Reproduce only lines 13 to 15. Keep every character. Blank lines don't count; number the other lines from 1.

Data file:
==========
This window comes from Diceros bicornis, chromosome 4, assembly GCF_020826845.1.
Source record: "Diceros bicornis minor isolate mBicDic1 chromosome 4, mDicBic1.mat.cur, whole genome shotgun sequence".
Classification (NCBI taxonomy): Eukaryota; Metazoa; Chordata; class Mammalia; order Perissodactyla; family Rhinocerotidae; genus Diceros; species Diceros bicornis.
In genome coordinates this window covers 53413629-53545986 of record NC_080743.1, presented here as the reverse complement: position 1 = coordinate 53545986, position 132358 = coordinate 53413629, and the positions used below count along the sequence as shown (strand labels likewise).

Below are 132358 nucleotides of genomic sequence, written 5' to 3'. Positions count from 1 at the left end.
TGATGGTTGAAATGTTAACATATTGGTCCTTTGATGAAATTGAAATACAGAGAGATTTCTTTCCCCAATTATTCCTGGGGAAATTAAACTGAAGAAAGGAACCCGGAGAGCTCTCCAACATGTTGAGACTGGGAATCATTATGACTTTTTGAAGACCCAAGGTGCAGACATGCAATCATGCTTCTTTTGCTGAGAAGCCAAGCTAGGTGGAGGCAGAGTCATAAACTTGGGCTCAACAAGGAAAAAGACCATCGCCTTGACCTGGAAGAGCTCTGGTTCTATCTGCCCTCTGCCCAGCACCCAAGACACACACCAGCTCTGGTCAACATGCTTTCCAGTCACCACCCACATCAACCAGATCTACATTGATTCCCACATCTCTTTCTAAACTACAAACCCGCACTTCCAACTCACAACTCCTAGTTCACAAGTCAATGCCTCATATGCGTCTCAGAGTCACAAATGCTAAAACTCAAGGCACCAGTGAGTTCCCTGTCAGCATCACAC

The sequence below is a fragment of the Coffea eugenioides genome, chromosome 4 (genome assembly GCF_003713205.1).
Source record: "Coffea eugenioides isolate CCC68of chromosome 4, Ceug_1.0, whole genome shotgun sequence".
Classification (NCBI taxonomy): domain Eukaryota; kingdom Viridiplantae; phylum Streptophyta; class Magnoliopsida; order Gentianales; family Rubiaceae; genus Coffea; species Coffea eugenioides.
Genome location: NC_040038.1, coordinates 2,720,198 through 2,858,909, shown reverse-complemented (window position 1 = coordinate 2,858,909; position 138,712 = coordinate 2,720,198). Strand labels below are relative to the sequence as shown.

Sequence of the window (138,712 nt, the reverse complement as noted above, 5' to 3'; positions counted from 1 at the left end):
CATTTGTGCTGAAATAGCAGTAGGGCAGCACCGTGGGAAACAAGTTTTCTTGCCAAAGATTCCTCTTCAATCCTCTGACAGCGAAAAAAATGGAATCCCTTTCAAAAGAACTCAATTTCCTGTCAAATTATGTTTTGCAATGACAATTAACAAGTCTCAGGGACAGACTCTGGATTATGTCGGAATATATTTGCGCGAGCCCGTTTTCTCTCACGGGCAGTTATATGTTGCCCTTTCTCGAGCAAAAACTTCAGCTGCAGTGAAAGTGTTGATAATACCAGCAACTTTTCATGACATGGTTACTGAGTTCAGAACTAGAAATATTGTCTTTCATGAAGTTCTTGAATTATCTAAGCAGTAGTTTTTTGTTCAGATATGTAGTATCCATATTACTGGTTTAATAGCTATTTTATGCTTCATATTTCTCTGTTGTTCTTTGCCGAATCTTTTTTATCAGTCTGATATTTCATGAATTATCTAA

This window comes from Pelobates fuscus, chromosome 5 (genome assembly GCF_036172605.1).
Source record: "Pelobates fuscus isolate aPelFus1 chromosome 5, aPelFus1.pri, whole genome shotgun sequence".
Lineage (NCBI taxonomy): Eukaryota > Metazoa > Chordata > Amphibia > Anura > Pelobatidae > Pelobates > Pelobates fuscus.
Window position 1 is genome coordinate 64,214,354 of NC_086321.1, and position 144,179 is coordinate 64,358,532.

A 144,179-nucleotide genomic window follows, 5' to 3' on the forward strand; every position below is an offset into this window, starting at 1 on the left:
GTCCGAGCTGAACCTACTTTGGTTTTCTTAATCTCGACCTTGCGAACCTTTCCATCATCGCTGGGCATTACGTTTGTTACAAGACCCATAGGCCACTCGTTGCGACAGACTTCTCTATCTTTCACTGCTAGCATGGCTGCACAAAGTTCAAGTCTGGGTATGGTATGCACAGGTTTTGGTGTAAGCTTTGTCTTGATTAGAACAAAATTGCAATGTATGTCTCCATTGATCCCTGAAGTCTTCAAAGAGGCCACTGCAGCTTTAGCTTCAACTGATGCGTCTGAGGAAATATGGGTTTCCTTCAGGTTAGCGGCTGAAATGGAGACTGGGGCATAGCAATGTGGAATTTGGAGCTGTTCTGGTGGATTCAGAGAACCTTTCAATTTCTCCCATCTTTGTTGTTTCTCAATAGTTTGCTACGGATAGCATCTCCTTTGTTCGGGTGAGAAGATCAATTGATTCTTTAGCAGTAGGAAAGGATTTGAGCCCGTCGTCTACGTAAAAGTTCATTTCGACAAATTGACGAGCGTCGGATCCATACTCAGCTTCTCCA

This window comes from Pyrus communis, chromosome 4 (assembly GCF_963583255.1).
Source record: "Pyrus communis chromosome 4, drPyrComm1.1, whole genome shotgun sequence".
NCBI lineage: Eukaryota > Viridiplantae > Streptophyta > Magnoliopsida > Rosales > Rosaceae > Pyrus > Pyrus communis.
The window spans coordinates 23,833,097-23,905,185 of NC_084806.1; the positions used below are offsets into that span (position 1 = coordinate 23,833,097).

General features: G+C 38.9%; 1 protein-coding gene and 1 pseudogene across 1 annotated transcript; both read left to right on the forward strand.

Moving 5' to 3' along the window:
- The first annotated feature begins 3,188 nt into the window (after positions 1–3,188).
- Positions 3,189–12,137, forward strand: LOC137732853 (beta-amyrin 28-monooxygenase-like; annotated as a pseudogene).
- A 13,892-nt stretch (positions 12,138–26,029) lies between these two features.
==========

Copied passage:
This window comes from Pelobates fuscus, chromosome 5 (genome assembly GCF_036172605.1).
Source record: "Pelobates fuscus isolate aPelFus1 chromosome 5, aPelFus1.pri, whole genome shotgun sequence".
Lineage (NCBI taxonomy): Eukaryota > Metazoa > Chordata > Amphibia > Anura > Pelobatidae > Pelobates > Pelobates fuscus.